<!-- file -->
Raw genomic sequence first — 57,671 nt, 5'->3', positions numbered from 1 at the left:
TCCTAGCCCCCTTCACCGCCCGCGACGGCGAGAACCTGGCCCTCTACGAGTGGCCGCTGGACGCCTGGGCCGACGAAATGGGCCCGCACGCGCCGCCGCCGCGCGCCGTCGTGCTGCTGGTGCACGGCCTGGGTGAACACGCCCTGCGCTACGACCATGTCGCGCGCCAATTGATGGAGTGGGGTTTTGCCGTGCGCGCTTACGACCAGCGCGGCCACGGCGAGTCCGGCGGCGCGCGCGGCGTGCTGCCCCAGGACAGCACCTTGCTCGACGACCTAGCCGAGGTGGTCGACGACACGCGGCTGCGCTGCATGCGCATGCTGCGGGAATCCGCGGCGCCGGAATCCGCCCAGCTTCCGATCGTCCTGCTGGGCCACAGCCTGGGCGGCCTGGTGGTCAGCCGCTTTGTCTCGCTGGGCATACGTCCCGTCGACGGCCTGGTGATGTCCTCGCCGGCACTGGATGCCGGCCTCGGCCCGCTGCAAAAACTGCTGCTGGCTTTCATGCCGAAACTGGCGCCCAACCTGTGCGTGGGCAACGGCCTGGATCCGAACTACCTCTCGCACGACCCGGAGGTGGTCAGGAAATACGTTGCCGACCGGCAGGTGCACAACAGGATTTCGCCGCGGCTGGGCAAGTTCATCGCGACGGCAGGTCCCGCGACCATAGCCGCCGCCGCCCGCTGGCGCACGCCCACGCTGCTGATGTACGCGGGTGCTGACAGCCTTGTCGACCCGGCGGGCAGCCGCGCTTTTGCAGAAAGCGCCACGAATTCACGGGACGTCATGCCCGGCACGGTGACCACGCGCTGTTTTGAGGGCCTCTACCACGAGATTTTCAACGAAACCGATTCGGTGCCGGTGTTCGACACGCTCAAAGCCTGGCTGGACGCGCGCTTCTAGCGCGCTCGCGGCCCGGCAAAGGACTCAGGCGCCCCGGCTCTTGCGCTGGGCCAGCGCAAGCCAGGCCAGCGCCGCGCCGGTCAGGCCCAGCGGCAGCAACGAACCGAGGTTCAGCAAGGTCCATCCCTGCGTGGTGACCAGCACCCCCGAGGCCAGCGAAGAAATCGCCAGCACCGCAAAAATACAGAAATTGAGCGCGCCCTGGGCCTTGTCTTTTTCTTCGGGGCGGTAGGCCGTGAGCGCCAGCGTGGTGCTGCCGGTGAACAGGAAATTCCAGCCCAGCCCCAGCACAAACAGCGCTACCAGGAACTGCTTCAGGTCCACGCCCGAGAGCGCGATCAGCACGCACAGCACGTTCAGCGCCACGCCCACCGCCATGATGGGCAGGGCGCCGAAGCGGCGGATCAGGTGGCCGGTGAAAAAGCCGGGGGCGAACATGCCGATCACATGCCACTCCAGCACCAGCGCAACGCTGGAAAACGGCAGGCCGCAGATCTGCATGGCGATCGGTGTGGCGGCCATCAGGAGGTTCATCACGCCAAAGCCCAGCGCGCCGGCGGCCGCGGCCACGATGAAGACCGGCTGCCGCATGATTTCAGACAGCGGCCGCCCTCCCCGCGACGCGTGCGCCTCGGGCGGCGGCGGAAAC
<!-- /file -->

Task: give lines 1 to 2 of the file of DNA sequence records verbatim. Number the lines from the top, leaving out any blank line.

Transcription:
Raw genomic sequence first — 57,671 nt, 5'->3', positions numbered from 1 at the left:
TCCTAGCCCCCTTCACCGCCCGCGACGGCGAGAACCTGGCCCTCTACGAGTGGCCGCTGGACGCCTGGGCCGACGAAATGGGCCCGCACGCGCCGCCGCCGCGCGCCGTCGTGCTGCTGGTGCACGGCCTGGGTGAACACGCCCTGCGCTACGACCATGTCGCGCGCCAATTGATGGAGTGGGGTTTTGCCGTGCGCGCTTACGACCAGCGCGGCCACGGCGAGTCCGGCGGCGCGCGCGGCGTGCTGCCCCAGGACAGCACCTTGCTCGACGACCTAGCCGAGGTGGTCGACGACACGCGGCTGCGCTGCATGCGCATGCTGCGGGAATCCGCGGCGCCGGAATCCGCCCAGCTTCCGATCGTCCTGCTGGGCCACAGCCTGGGCGGCCTGGTGGTCAGCCGCTTTGTCTCGCTGGGCATACGTCCCGTCGACGGCCTGGTGATGTCCTCGCCGGCACTGGATGCCGGCCTCGGCCCGCTGCAAAAACTGCTGCTGGCTTTCATGCCGAAACTGGCGCCCAACCTGTGCGTGGGCAACGGCCTGGATCCGAACTACCTCTCGCACGACCCGGAGGTGGTCAGGAAATACGTTGCCGACCGGCAGGTGCACAACAGGATTTCGCCGCGGCTGGGCAAGTTCATCGCGACGGCAGGTCCCGCGACCATAGCCGCCGCCGCCCGCTGGCGCACGCCCACGCTGCTGATGTACGCGGGTGCTGACAGCCTTGTCGACCCGGCGGGCAGCCGCGCTTTTGCAGAAAGCGCCACGAATTCACGGGACGTCATGCCCGGCACGGTGACCACGCGCTGTTTTGAGGGCCTCTACCACGAGATTTTCAACGAAACCGATTCGGTGCCGGTGTTCGACACGCTCAAAGCCTGGCTGGACGCGCGCTTCTAGCGCGCTCGCGGCCCGGCAAAGGACTCAGGCGCCCCGGCTCTTGCGCTGGGCCAGCGCAAGCCAGGCCAGCGCCGCGCCGGTCAGGCCCAGCGGCAGCAACGAACCGAGGTTCAGCAAGGTCCATCCCTGCGTGGTGACCAGCACCCCCGAGGCCAGCGAAGAAATCGCCAGCACCGCAAAAATACAGAAATTGAGCGCGCCCTGGGCCTTGTCTTTTTCTTCGGGGCGGTAGGCCGTGAGCGCCAGCGTGGTGCTGCCGGTGAACAGGAAATTCCAGCCCAGCCCCAGCACAAACAGCGCTACCAGGAACTGCTTCAGGTCCACGCCCGAGAGCGCGATCAGCACGCACAGCACGTTCAGCGCCACGCCCACCGCCATGATGGGCAGGGCGCCGAAGCGGCGGATCAGGTGGCCGGTGAAAAAGCCGGGGGCGAACATGCCGATCACATGCCACTCCAGCACCAGCGCAACGCTGGAAAACGGCAGGCCGCAGATCTGCATGGCGATCGGTGTGGCGGCCATCAGGAGGTTCATCACGCCAAAGCCCAGCGCGCCGGCGGCCGCGGCCACGATGAAGACCGGCTGCCGCATGATTTCAGACAGCGGCCGCCCTCCCCGCGACGCGTGCGCCTCGGGCGGCGGCGGAAAC